Then Caroline discovered a loose stone in the Crow’s Pocket fireplace revealing a large hidden chamber. Inside she found incriminating letters to Thompson’s alleged mistresses, some in “hieroglyphic” code, together with “obscene literature” and other odd items. More letters soon came to light, suggesting that Thompson had attempted to poison his wife with arsenic-laced fruit on a number of occasions in 1925, and that he had attempted to mail her a box of poisoned candy during his absence in Florida.
Thompson was arrested in November 1929 in New York, extradited, and locked in the
Edgartown jail to face two charges of attempted murder. He was confined to the Massachusetts Hospital for the Criminally Insane at Bridgewater for observation, remaining there for 52 days.
The trial of the “psychical artist” in Edgartown the following spring was followed by newspapers in Boston, New York, and beyond. In his defense, Thompson claimed that Caroline had forged all of the incriminating letters, and produced a handwriting expert to testify on his behalf. After three days of heated testimony and three-and-a-half hours of deliberation at the Edgartown courthouse, Captain Hartson Bodfish, foreman of the jury, announced the verdict: Not guilty on both counts.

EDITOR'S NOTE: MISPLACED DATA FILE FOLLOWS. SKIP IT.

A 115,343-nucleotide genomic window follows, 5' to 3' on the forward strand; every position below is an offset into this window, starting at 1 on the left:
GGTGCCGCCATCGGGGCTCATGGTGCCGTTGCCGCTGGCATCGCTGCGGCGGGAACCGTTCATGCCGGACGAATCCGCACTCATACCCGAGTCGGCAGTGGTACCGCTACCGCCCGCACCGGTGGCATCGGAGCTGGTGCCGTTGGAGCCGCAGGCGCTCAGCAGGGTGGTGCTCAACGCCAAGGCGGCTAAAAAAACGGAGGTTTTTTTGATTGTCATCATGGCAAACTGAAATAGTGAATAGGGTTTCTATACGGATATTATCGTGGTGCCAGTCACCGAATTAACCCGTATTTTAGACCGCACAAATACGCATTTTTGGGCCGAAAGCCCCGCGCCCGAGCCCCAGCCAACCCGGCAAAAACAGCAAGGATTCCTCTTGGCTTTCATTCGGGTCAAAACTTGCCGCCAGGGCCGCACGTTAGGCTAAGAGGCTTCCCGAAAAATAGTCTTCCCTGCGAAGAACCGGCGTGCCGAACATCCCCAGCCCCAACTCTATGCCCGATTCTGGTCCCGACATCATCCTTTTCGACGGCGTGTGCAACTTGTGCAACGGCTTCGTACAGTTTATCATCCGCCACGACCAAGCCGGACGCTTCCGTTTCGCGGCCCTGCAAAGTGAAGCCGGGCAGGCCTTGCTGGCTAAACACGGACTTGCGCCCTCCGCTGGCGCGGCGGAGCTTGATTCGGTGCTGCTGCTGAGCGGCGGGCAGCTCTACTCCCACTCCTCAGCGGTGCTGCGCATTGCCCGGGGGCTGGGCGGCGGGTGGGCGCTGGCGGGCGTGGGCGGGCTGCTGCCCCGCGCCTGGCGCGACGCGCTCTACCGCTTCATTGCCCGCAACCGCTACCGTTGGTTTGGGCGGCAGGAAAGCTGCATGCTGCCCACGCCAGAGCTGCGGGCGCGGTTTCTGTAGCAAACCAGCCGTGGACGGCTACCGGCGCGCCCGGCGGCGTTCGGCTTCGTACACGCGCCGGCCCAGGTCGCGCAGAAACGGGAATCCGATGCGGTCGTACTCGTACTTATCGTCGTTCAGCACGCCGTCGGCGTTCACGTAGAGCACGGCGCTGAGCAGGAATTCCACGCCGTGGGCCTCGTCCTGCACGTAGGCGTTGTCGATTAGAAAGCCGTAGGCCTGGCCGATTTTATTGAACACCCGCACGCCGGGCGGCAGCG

Thompson immediately sued Caroline and Brookes for $1 million in damages. Caroline countersued for a million. The lawsuits dragged on for years in court, with little satisfaction on either side. Brookes and Caroline continued to live together in their South Road home until their deaths in 1935 and 1954, and the three were embroiled in suits, countersuits, and appeals for the rest of their long lives. In one of the last countersuits, Caroline sued Thompson for $1,000,000 on the grounds that he had “annoyed her to an unbearable degree.”
Thousands of pages of colorful testimony and bizarre evidence from Thompson’s trial in Edgartown and subsequent suits can be read for free in Google Books. (For the first 1,314 pages, for example, see http://bit.ly/2bE35Sd. Enjoy!)
Chris Baer teaches photography and graphic design at Martha’s Vineyard Regional High School. He’s been collecting vintage photographs for many years.